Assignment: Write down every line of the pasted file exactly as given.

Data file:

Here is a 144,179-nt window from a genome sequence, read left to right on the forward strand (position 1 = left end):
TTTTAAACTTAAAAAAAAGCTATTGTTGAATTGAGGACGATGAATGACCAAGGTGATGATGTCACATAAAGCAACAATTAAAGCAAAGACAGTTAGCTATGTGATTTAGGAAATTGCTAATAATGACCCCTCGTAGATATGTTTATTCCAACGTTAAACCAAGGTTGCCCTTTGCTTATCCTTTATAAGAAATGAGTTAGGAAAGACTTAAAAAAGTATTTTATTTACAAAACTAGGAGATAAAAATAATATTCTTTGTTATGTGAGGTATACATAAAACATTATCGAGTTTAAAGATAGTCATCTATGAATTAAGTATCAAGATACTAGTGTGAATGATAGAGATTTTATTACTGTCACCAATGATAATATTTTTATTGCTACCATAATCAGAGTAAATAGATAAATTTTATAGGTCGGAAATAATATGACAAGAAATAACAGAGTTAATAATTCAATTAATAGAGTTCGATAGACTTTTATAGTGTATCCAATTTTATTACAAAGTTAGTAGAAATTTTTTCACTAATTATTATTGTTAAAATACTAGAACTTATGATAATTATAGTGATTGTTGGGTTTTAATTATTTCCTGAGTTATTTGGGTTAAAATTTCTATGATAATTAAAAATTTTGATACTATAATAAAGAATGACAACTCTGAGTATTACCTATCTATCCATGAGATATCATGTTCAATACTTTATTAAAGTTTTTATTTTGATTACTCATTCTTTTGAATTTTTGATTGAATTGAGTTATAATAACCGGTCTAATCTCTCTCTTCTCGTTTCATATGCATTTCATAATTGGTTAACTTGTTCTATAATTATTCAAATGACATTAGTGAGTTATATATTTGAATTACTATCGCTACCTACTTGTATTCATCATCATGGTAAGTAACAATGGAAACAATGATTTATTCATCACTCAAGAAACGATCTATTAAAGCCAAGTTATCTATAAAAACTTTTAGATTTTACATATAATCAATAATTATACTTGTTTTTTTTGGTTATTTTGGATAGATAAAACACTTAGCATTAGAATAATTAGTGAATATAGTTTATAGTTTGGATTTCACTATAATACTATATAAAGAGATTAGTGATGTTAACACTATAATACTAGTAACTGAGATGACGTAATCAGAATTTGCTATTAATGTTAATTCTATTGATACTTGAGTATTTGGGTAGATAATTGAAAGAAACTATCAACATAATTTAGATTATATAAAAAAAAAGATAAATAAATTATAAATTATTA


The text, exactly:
Here is a 144,179-nt window from a genome sequence, read left to right on the forward strand (position 1 = left end):
TTTTAAACTTAAAAAAAAGCTATTGTTGAATTGAGGACGATGAATGACCAAGGTGATGATGTCACATAAAGCAACAATTAAAGCAAAGACAGTTAGCTATGTGATTTAGGAAATTGCTAATAATGACCCCTCGTAGATATGTTTATTCCAACGTTAAACCAAGGTTGCCCTTTGCTTATCCTTTATAAGAAATGAGTTAGGAAAGACTTAAAAAAGTATTTTATTTACAAAACTAGGAGATAAAAATAATATTCTTTGTTATGTGAGGTATACATAAAACATTATCGAGTTTAAAGATAGTCATCTATGAATTAAGTATCAAGATACTAGTGTGAATGATAGAGATTTTATTACTGTCACCAATGATAATATTTTTATTGCTACCATAATCAGAGTAAATAGATAAATTTTATAGGTCGGAAATAATATGACAAGAAATAACAGAGTTAATAATTCAATTAATAGAGTTCGATAGACTTTTATAGTGTATCCAATTTTATTACAAAGTTAGTAGAAATTTTTTCACTAATTATTATTGTTAAAATACTAGAACTTATGATAATTATAGTGATTGTTGGGTTTTAATTATTTCCTGAGTTATTTGGGTTAAAATTTCTATGATAATTAAAAATTTTGATACTATAATAAAGAATGACAACTCTGAGTATTACCTATCTATCCATGAGATATCATGTTCAATACTTTATTAAAGTTTTTATTTTGATTACTCATTCTTTTGAATTTTTGATTGAATTGAGTTATAATAACCGGTCTAATCTCTCTCTTCTCGTTTCATATGCATTTCATAATTGGTTAACTTGTTCTATAATTATTCAAATGACATTAGTGAGTTATATATTTGAATTACTATCGCTACCTACTTGTATTCATCATCATGGTAAGTAACAATGGAAACAATGATTTATTCATCACTCAAGAAACGATCTATTAAAGCCAAGTTATCTATAAAAACTTTTAGATTTTACATATAATCAATAATTATACTTGTTTTTTTTGGTTATTTTGGATAGATAAAACACTTAGCATTAGAATAATTAGTGAATATAGTTTATAGTTTGGATTTCACTATAATACTATATAAAGAGATTAGTGATGTTAACACTATAATACTAGTAACTGAGATGACGTAATCAGAATTTGCTATTAATGTTAATTCTATTGATACTTGAGTATTTGGGTAGATAATTGAAAGAAACTATCAACATAATTTAGATTATATAAAAAAAAAGATAAATAAATTATAAATTATTA